From childhood onward, Rudolf Steiner knew both the spiritual and natural worlds. His search to integrate these led him to recognise the significance of thinking for spiritual as well as natural scientific research. Steiner was a philosopher, artist and scientist whose vision and depth of understanding continue to have a great impact in many practical fields in areas such as education, medicine, agriculture, architecture and the therapeutic arts.

Dandenong Ranges Steiner School is part of a worldwide educational movement that draws its inspiration from Rudolf Steiner’s research. As such the curriculum and the structure of the Steiner School is similar in schools both within Australia and around the world.

In his many lectures on education, Rudolf Steiner delivered a method that helps the child develop faculties that unfold at specific times of life. For example, during the kindergarten years, it is active play engaging the limbs which is paramount. At the primary school level, children learn through imagination as feelings manifest. Here there is a need for rhythm which is expressed in music, poetry, the rhythm of the day and so on. The secondary school years bring clarity of thinking and a capacity for judgement as the intellect develops.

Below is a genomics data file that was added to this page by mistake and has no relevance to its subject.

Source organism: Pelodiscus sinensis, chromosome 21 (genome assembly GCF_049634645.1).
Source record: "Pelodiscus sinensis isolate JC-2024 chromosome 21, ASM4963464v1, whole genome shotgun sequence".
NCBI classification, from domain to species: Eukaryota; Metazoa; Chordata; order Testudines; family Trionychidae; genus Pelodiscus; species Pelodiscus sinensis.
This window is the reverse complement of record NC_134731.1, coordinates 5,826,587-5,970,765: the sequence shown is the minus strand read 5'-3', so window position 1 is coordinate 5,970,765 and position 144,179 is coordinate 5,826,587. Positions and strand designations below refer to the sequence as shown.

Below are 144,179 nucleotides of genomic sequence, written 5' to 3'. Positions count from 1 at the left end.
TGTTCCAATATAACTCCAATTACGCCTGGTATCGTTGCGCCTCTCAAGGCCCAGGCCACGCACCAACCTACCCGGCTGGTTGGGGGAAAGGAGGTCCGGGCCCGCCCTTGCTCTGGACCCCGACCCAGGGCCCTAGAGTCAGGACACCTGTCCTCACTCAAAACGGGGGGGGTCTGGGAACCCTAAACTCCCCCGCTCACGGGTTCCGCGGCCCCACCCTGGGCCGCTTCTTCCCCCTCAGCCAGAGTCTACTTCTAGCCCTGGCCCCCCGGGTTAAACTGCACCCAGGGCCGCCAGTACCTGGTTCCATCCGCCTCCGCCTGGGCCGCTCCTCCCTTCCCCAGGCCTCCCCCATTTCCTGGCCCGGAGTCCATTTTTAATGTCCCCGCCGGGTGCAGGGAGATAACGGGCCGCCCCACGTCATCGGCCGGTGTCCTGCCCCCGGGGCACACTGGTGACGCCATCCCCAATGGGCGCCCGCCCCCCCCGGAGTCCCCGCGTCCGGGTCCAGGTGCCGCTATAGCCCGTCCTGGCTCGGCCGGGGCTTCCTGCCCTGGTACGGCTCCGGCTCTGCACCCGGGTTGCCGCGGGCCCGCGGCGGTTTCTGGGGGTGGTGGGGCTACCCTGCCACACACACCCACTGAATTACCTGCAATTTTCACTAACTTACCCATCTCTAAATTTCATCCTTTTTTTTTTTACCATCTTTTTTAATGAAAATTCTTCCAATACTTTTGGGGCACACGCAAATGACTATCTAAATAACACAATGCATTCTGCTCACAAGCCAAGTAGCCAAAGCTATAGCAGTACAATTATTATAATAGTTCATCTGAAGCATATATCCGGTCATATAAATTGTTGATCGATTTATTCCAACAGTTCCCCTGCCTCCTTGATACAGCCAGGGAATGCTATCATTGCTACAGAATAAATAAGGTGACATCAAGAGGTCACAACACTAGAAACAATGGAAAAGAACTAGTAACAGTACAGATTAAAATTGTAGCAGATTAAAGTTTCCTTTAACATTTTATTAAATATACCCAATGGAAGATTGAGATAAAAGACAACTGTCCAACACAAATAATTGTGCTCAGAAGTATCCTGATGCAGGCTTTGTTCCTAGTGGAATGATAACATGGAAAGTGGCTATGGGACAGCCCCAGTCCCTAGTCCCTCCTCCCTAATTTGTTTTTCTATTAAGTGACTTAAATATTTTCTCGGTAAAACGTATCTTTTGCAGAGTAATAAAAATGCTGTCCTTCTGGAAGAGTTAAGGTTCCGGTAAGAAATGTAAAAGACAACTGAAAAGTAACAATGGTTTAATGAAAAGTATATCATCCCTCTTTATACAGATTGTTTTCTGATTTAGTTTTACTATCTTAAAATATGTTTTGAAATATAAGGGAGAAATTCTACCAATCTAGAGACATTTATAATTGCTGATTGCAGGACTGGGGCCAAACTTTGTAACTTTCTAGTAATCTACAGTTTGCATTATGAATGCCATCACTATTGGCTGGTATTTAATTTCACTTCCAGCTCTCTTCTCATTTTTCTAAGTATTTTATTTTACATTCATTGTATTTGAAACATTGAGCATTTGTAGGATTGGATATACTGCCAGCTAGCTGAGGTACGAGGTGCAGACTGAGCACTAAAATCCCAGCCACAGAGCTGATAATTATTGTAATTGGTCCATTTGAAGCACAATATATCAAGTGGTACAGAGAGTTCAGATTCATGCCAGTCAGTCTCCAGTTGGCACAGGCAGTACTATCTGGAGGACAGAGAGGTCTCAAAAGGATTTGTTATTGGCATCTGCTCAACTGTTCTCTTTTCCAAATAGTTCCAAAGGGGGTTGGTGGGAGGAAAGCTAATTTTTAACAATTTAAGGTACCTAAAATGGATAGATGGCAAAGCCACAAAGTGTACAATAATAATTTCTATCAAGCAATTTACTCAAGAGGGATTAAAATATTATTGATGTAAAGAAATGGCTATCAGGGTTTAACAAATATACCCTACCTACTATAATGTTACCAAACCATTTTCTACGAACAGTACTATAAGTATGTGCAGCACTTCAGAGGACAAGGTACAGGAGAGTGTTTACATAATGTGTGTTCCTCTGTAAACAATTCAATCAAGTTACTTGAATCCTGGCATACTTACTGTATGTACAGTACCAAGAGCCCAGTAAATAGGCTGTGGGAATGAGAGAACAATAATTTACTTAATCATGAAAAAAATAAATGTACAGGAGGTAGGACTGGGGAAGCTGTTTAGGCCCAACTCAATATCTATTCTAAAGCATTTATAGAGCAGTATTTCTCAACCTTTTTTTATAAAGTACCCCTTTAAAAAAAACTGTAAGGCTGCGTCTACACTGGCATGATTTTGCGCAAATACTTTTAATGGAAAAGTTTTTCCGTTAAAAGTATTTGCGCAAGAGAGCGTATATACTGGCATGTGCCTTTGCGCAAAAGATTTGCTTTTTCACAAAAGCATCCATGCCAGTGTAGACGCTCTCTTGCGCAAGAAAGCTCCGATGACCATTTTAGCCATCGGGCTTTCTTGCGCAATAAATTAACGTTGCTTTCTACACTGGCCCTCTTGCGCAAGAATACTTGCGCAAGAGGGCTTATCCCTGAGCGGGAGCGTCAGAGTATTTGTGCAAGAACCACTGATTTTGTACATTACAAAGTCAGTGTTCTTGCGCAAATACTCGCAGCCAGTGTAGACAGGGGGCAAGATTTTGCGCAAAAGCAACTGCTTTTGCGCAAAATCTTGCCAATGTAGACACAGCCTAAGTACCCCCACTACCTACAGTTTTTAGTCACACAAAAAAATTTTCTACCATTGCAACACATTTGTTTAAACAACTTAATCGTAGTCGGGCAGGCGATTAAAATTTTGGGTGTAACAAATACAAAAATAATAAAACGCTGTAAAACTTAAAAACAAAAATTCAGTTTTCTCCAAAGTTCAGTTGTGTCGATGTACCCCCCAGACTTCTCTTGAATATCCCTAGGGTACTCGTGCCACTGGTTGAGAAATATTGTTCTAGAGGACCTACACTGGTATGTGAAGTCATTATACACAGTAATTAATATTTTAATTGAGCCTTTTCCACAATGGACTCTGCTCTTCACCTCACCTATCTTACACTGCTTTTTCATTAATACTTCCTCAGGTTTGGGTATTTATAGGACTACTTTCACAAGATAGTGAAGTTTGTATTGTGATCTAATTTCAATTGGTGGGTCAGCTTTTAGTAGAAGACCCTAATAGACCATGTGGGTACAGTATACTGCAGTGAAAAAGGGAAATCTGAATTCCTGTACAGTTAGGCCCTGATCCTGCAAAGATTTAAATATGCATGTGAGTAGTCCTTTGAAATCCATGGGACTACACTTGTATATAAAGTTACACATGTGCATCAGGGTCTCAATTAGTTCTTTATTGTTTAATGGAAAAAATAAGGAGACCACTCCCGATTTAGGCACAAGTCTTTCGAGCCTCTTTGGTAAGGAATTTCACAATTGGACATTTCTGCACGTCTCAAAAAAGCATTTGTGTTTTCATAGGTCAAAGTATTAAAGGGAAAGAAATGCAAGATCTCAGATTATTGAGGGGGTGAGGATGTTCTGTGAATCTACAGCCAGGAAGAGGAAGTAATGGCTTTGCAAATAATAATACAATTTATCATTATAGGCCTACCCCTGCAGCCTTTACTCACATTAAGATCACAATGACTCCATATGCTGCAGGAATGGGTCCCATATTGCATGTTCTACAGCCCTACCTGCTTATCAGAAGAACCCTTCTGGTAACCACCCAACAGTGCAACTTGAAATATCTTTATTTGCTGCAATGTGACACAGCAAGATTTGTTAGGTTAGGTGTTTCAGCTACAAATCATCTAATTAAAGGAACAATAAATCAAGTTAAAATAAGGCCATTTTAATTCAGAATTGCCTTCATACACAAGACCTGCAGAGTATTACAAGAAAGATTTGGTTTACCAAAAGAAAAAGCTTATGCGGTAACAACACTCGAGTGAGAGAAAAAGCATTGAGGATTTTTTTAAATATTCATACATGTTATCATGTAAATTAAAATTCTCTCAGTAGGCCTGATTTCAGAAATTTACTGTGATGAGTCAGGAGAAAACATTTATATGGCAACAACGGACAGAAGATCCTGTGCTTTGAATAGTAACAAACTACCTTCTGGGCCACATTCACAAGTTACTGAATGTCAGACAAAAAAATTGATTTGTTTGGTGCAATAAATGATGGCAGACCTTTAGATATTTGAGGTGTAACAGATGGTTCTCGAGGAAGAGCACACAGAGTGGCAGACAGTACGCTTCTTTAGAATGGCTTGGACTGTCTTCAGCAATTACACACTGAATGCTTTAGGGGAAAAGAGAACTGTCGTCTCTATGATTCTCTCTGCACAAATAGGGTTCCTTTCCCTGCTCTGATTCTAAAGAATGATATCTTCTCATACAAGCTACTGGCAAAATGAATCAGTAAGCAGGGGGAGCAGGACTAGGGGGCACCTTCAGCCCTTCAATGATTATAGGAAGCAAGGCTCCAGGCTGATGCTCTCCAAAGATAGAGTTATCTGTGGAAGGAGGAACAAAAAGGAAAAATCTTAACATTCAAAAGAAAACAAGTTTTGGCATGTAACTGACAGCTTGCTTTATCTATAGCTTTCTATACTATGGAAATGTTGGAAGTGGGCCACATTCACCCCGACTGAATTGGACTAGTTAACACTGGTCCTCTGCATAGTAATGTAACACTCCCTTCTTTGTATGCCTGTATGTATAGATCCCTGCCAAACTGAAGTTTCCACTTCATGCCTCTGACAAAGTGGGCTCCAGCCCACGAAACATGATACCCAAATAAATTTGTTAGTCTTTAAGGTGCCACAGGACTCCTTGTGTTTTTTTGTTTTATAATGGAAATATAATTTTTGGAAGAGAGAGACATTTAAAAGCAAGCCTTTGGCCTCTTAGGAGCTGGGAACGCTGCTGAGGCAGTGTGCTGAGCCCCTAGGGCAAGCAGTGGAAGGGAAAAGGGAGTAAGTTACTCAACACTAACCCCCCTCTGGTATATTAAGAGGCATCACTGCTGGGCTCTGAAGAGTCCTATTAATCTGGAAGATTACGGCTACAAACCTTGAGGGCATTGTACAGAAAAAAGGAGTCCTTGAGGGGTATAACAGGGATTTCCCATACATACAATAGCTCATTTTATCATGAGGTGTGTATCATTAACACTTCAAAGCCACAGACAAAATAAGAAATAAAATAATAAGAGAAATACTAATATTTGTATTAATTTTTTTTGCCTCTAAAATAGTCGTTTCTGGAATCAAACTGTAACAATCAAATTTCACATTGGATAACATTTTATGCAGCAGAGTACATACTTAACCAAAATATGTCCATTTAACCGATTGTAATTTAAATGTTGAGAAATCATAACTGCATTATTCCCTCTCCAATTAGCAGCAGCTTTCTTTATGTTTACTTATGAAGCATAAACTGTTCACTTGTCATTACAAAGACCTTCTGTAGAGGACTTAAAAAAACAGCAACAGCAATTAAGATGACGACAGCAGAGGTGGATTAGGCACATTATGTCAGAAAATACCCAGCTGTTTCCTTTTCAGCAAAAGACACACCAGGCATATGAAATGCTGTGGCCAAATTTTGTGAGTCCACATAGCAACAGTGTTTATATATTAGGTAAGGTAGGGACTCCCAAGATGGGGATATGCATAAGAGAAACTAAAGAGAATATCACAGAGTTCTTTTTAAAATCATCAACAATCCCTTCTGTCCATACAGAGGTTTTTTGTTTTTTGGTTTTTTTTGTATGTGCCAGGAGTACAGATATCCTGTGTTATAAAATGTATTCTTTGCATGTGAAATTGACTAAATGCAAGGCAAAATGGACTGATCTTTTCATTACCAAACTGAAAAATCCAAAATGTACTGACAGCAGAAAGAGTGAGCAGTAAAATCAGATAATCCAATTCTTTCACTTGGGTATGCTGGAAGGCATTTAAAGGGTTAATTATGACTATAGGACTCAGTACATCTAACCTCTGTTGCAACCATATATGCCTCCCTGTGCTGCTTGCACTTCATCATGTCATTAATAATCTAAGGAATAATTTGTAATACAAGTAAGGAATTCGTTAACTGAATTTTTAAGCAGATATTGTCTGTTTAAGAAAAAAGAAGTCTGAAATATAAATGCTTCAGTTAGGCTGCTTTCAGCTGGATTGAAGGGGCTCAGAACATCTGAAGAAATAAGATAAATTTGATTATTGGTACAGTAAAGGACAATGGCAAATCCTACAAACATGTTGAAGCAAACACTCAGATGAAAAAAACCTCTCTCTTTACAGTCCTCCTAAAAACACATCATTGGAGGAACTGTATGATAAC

The Steiner educator recognises the different needs associated with each period of the child’s development, and the curriculum is arranged accordingly, working with the faculties of willing, feeling and thinking.

Our curriculum and methodology incorporate these three faculties when preparing to teach within each subject area.

The faculty of “will” is the engagement of the individual through an activity, a set task of writing, map drawing or constructing models, for example, or through the form of movement.  The faculty of “feeling” is cultivated through artistic work or experience.  The faculty of “thinking” arises through the art of listening, understanding, remembering and discussing.